Looking for a great winter escape? Try these 11 Florida Beach Campgrounds on the Gulf Coast. You’ll find RVing paradise.
But if you want to score a spot at them, realize you will have lots of competition and the best time to plan your winter Florida beach campground getaway is in the summer. For the next year.
Florida beach campgrounds are in great demand and you need reservations to snag that perfect spot.
But don’t give up. There are always cancellations and if you’re diligent about calling and willing to make do with whatever openings you can find, you’ll discover that where there’s a will, there’s a way.
Jennifer and I love the Gulf Coast. So we put together this list of our favorite Florida Beach Campgrounds on the Gulf coast.
Florida is one of the states with the most coastline There’s a lot of ground to cover and picking 11 of the best Florida beach campgrounds in the entire state would be unfair. So, for this post, we’ve narrowed it down to the western shores of the Gulf Coast.
We published this list of 15 of the best Florida Beach Campgrounds elsewhere on the blog. So in this article, we want to concentrate on the Gulf Coast.
Stretching from the Emerald Coast and Pensacola in the Panhandle all the way south to Naples and the Gulf beyond, this coastline is one of many contrasts and ripe for exploration.
There are also plenty of developed Florida beach campgrounds. Crystal-clear ocean waters beckon RV exploration and many of the highly-rated campgrounds we’ll mention here are right along these waters.
We’ve put together 11 of the best Florida beach campgrounds, with handy information on each one. Check them out, and then plan accordingly so you can roll up to your own slice of paradise!
And be sure to scroll down to the end of this post for a handy FAQ on beach camping.
And you can use our nifty interactive MAP to get instant information on all the campgrounds we mention in this post! Give it a try – just click on any of the location points and then click Details. You’ll see the address, the phone number, the website link, the Ratings, and more!
A word about the weather to expect at these Florida Beach Campgrounds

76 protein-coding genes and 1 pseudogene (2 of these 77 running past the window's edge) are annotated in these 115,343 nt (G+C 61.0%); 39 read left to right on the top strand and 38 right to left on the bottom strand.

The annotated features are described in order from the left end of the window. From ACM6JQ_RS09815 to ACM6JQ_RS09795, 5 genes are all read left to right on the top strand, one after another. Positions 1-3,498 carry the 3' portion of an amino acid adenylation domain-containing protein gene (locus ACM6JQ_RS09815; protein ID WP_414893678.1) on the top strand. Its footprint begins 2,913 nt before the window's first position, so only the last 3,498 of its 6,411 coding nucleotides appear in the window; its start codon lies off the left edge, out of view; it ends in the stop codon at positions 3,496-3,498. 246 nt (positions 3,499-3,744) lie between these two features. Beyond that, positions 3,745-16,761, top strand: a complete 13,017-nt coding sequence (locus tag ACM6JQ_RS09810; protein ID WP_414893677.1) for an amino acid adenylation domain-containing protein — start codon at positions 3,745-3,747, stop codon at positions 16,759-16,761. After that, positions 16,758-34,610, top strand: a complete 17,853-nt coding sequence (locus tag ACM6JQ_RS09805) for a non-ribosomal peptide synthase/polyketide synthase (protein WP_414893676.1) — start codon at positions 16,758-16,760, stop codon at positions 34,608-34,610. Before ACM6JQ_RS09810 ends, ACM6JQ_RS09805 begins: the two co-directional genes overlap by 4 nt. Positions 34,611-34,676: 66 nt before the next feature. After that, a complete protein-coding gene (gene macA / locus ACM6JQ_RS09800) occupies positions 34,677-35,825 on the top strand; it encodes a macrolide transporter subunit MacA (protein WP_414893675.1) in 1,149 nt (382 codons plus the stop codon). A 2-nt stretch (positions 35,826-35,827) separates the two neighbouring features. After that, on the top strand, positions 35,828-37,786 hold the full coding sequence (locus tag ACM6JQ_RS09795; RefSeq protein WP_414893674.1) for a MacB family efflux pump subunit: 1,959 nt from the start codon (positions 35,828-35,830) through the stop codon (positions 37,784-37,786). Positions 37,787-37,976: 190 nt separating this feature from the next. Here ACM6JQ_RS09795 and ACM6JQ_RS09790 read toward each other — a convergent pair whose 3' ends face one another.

Up in the Panhandle, where several of these campgrounds are located, it is considerably cooler than it is in the southern part of the Florida peninsula.
Nights can dip into the 40s in January. Daytime highs range from the 50s to low 70s. But the sun shines brightly most days, even if a bit cool.
The further south you go the warmer it gets.
We have an accompanying video on these 11 Gulfcoast Florida beach campgrounds
Go to our YouTube RVLifestyle Channel and you’ll find it. We show lots of images of each of the 11 Florida beach campgrounds we describe. Or watch it right here!
Like what you see in these videos? We’d appreciate it if you would Subscribe to our YouTube Channel (easy to do right here) and consider “ringing the bell icon” to be notified of any new video from us. Thanks!
Ready for our list? Keep reading!
Best Florida Beach Campgrounds on the Gulf
- Pensacola Beach RV Resort. This is a full-hookup campsite and resort with 72 spacious spots available. Each site has a level concrete pad for your RV and a grassy area for your fur babies. There’s even a tiki bar on the beach with lounge chairs! Enjoy picnic tables, flush toilets, showers, laundry, a pool, and a playground. Even WiFi! Rates vary from $70-$130 per night.
- Navarre Beach Campground. There’s a nice little beach at the end of this campground, with pier access if you bring a boat. There’s a local seafood market about a mile away and a nearby Turtle Conservation Center that’s fun for the entire family. Sites have full hookups and picnic tables, and the campgrounds’ amenities include flush toilets and showers, laundry, a dump station, WiFi, cable TV, pool, and playground. Nightly rates at $64-95.